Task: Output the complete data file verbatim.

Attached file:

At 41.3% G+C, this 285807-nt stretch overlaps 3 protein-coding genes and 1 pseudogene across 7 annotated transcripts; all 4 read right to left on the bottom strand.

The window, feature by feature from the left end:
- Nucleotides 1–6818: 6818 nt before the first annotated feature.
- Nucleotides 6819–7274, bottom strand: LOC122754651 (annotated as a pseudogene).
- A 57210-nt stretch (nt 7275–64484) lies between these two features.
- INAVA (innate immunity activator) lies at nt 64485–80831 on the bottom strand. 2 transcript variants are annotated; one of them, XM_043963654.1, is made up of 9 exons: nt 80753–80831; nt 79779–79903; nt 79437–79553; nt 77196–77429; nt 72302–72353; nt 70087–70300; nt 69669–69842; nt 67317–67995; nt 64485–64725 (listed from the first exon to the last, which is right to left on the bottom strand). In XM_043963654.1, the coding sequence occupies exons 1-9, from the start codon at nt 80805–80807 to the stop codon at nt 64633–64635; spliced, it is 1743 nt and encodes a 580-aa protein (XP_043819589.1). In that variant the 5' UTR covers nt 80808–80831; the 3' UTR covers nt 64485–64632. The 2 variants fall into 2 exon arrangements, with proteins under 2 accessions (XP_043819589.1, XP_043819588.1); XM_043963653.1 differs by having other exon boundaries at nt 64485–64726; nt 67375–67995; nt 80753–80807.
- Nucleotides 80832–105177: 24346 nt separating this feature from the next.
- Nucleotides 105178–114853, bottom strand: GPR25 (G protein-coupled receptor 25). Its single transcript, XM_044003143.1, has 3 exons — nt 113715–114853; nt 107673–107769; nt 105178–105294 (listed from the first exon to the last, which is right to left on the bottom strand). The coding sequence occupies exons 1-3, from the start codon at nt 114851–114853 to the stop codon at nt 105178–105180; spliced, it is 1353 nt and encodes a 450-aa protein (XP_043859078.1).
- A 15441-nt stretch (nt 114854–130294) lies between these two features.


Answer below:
At 41.3% G+C, this 285807-nt stretch overlaps 3 protein-coding genes and 1 pseudogene across 7 annotated transcripts; all 4 read right to left on the bottom strand.

The window, feature by feature from the left end:
- Nucleotides 1–6818: 6818 nt before the first annotated feature.
- Nucleotides 6819–7274, bottom strand: LOC122754651 (annotated as a pseudogene).
- A 57210-nt stretch (nt 7275–64484) lies between these two features.
- INAVA (innate immunity activator) lies at nt 64485–80831 on the bottom strand. 2 transcript variants are annotated; one of them, XM_043963654.1, is made up of 9 exons: nt 80753–80831; nt 79779–79903; nt 79437–79553; nt 77196–77429; nt 72302–72353; nt 70087–70300; nt 69669–69842; nt 67317–67995; nt 64485–64725 (listed from the first exon to the last, which is right to left on the bottom strand). In XM_043963654.1, the coding sequence occupies exons 1-9, from the start codon at nt 80805–80807 to the stop codon at nt 64633–64635; spliced, it is 1743 nt and encodes a 580-aa protein (XP_043819589.1). In that variant the 5' UTR covers nt 80808–80831; the 3' UTR covers nt 64485–64632. The 2 variants fall into 2 exon arrangements, with proteins under 2 accessions (XP_043819589.1, XP_043819588.1); XM_043963653.1 differs by having other exon boundaries at nt 64485–64726; nt 67375–67995; nt 80753–80807.
- Nucleotides 80832–105177: 24346 nt separating this feature from the next.
- Nucleotides 105178–114853, bottom strand: GPR25 (G protein-coupled receptor 25). Its single transcript, XM_044003143.1, has 3 exons — nt 113715–114853; nt 107673–107769; nt 105178–105294 (listed from the first exon to the last, which is right to left on the bottom strand). The coding sequence occupies exons 1-3, from the start codon at nt 114851–114853 to the stop codon at nt 105178–105180; spliced, it is 1353 nt and encodes a 450-aa protein (XP_043859078.1).
- A 15441-nt stretch (nt 114854–130294) lies between these two features.